Hediyeh Tehrani wins best actress award in Canada
Art and Experience: Iranian actress Hediyeh Tehrani has won an award at the 2018 edition of the CineIran Festival in Canada.
Hediyeh Tehrani received the Best Actress award at the closing ceremony of the 4th edition of the festival for her role in Arash Lahouti’s feature film ‘Orange Days’.
Born in 1972, Tehrani is a popular Iranian actress. Her first role was in Masoud Kimiyaee’s ‘Soltan’ in 1996.
She won the Best Actress Crystal Simorgh from the 17th Fajr International Film Festival for her appearance in ‘Red’.
Tehrani is most noted for her willingness to play roles of mysterious, stony-faced and cold-hearted women, particularly in movies such as ‘Like a Stranger’, ‘An Umbrella for Two’, ‘Unruled Paper’, and ‘Fireworks Wednesday’.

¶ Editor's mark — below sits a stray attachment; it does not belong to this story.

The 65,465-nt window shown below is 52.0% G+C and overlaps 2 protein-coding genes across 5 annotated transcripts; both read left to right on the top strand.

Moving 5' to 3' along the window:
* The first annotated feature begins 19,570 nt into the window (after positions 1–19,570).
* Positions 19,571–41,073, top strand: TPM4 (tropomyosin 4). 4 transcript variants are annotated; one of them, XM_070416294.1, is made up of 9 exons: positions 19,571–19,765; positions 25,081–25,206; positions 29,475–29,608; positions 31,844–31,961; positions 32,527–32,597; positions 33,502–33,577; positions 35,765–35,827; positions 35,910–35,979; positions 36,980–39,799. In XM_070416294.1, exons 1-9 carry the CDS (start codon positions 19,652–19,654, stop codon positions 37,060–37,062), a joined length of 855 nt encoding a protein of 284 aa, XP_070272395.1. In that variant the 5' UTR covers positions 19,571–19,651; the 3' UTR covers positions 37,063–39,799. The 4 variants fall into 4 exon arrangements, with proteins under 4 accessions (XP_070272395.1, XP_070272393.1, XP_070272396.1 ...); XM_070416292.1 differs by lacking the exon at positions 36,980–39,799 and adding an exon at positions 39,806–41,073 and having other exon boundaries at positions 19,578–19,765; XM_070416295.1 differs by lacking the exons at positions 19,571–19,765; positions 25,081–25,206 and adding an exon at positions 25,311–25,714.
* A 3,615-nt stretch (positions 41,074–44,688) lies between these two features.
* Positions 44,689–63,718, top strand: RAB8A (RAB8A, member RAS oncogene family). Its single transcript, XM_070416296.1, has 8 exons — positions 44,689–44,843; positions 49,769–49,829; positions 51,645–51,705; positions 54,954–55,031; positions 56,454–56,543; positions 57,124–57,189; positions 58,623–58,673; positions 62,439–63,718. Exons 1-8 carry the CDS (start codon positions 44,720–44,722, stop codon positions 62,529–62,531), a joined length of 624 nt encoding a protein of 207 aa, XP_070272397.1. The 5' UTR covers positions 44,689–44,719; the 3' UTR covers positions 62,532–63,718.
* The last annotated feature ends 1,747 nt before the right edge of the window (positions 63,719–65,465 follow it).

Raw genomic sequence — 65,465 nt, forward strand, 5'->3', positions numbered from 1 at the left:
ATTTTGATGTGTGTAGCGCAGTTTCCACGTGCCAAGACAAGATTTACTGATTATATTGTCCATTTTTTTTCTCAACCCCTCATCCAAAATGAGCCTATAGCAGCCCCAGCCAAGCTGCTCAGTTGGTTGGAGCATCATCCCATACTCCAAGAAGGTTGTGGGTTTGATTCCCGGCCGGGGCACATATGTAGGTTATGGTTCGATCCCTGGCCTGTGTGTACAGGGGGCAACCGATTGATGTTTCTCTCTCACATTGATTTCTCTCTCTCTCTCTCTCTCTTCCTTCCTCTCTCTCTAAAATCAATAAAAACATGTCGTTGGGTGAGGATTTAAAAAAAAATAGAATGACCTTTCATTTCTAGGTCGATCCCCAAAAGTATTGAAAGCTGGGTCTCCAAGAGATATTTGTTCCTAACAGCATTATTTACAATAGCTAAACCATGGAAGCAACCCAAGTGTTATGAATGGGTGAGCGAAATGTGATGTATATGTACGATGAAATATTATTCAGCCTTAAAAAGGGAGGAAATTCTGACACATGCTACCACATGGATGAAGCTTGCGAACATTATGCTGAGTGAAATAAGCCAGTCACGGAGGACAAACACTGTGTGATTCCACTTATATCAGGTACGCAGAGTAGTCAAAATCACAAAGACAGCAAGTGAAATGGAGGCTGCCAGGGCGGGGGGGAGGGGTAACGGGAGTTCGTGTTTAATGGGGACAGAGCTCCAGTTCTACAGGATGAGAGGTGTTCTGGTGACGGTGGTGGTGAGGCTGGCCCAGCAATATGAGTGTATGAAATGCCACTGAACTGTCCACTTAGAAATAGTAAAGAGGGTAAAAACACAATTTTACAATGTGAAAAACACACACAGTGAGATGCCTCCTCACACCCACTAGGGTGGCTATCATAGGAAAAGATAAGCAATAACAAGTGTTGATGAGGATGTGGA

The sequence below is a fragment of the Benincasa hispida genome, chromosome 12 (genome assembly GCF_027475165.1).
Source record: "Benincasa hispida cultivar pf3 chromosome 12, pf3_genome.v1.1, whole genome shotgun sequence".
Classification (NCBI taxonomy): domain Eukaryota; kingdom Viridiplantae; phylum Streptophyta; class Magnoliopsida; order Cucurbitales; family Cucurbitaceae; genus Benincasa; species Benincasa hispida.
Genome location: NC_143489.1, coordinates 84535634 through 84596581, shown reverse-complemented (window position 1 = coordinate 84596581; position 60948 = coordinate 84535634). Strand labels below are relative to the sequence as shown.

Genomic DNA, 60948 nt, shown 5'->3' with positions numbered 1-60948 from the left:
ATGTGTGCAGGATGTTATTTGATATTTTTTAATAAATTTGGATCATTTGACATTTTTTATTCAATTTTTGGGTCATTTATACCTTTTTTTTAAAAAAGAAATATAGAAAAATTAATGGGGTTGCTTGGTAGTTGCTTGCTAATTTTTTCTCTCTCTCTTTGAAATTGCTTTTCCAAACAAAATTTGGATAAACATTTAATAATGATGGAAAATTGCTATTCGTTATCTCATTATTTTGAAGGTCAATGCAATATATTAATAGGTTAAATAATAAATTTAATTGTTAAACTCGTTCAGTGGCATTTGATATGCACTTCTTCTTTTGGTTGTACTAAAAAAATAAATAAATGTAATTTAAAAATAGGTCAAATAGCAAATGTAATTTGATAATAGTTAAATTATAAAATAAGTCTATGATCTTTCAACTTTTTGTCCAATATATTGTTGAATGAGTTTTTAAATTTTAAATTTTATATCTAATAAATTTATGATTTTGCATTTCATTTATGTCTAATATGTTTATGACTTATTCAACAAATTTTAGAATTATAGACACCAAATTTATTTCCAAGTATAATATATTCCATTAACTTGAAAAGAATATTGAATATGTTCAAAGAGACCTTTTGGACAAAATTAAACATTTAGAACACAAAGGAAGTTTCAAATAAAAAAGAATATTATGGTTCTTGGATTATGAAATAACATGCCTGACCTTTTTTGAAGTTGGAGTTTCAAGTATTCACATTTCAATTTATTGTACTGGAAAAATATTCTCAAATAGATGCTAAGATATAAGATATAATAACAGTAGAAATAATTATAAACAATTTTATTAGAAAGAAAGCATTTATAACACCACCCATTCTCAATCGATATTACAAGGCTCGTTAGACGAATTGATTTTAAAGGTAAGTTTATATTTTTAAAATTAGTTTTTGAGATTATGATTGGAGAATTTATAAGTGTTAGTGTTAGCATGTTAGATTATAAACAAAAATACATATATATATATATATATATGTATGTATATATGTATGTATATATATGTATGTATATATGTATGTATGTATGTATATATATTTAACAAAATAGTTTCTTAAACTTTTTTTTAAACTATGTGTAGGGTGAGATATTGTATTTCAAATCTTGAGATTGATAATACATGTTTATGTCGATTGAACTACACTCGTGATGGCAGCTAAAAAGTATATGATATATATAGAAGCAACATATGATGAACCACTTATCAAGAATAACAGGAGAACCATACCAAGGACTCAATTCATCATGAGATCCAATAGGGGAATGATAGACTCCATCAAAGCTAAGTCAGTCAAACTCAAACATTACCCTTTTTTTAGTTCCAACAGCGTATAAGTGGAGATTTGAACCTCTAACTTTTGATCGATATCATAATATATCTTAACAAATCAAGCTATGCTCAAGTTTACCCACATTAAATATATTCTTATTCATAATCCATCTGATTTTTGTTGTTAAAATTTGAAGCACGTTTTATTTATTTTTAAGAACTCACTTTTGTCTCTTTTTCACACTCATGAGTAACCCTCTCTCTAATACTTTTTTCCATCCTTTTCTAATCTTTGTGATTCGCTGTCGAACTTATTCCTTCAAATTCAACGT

She has acted in a number of movies, including ‘Hemlock’, ‘The Party’, ‘The Times’, ‘A House on the Water’, ‘The Duel’, ‘Morning’s Child’, and ‘Another Day’.
During the closing ceremony, which was held on November 19 in Toronto, the best screenplay award was also given to Arash Lahouti and Jamileh Darolshafaei for the same movie.
‘Orange Days’ tells the story of Aban, portrayed by Tehrani, a 45-year-old female contractor in the tough and male-dominated orange harvesting industry. Aban enters a competition to win a large contract. She wins the deal putting her own house at risk by using it as security.
Now, she leads a group of female workers who work for her on a large harvest. Her efforts for staying strong in the patriarch society remain futile while anyone involved in her story, including her husband, tries to fail her.
The film has already been screened at several international events, including the 2018 Mannheim-Heidelberg International Film Festival in Germany.
The CineIran aims to bring the most acclaimed Iranian films of the year to Toronto’s screens in an effort to present a comprehensive cross-section and showcase the depth and diversity of this national cinema.
The latest edition of the festival was held on November 16-18, 2018, in Toronto, Canada.